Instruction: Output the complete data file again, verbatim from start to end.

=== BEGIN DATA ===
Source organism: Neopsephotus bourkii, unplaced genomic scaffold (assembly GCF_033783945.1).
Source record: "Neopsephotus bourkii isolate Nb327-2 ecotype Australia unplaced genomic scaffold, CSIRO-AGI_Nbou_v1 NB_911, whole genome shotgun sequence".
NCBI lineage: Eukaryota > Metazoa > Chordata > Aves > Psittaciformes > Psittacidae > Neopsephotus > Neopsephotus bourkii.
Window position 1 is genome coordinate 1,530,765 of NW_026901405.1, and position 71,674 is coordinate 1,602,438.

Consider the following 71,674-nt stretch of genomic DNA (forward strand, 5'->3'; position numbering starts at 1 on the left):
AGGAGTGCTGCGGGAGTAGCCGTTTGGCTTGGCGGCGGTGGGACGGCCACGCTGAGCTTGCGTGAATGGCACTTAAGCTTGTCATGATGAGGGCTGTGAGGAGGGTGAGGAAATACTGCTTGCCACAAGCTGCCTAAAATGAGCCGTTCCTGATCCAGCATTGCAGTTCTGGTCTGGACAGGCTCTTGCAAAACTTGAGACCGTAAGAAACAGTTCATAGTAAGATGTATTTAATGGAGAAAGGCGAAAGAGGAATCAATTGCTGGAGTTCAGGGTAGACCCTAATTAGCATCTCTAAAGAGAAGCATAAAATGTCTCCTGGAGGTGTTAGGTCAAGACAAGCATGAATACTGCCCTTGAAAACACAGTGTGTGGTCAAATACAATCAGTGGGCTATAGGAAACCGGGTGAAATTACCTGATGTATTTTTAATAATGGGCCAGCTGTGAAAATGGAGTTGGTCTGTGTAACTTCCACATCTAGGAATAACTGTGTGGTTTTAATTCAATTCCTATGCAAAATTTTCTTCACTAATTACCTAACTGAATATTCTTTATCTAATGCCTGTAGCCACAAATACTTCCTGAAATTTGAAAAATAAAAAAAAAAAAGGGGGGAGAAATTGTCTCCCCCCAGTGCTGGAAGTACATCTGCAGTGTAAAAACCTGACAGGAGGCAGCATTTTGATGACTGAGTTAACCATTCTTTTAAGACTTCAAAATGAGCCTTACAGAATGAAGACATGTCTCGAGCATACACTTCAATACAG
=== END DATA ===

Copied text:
Source organism: Neopsephotus bourkii, unplaced genomic scaffold (assembly GCF_033783945.1).
Source record: "Neopsephotus bourkii isolate Nb327-2 ecotype Australia unplaced genomic scaffold, CSIRO-AGI_Nbou_v1 NB_911, whole genome shotgun sequence".
NCBI lineage: Eukaryota > Metazoa > Chordata > Aves > Psittaciformes > Psittacidae > Neopsephotus > Neopsephotus bourkii.
Window position 1 is genome coordinate 1,530,765 of NW_026901405.1, and position 71,674 is coordinate 1,602,438.

Consider the following 71,674-nt stretch of genomic DNA (forward strand, 5'->3'; position numbering starts at 1 on the left):
AGGAGTGCTGCGGGAGTAGCCGTTTGGCTTGGCGGCGGTGGGACGGCCACGCTGAGCTTGCGTGAATGGCACTTAAGCTTGTCATGATGAGGGCTGTGAGGAGGGTGAGGAAATACTGCTTGCCACAAGCTGCCTAAAATGAGCCGTTCCTGATCCAGCATTGCAGTTCTGGTCTGGACAGGCTCTTGCAAAACTTGAGACCGTAAGAAACAGTTCATAGTAAGATGTATTTAATGGAGAAAGGCGAAAGAGGAATCAATTGCTGGAGTTCAGGGTAGACCCTAATTAGCATCTCTAAAGAGAAGCATAAAATGTCTCCTGGAGGTGTTAGGTCAAGACAAGCATGAATACTGCCCTTGAAAACACAGTGTGTGGTCAAATACAATCAGTGGGCTATAGGAAACCGGGTGAAATTACCTGATGTATTTTTAATAATGGGCCAGCTGTGAAAATGGAGTTGGTCTGTGTAACTTCCACATCTAGGAATAACTGTGTGGTTTTAATTCAATTCCTATGCAAAATTTTCTTCACTAATTACCTAACTGAATATTCTTTATCTAATGCCTGTAGCCACAAATACTTCCTGAAATTTGAAAAATAAAAAAAAAAAAGGGGGGAGAAATTGTCTCCCCCCAGTGCTGGAAGTACATCTGCAGTGTAAAAACCTGACAGGAGGCAGCATTTTGATGACTGAGTTAACCATTCTTTTAAGACTTCAAAATGAGCCTTACAGAATGAAGACATGTCTCGAGCATACACTTCAATACAG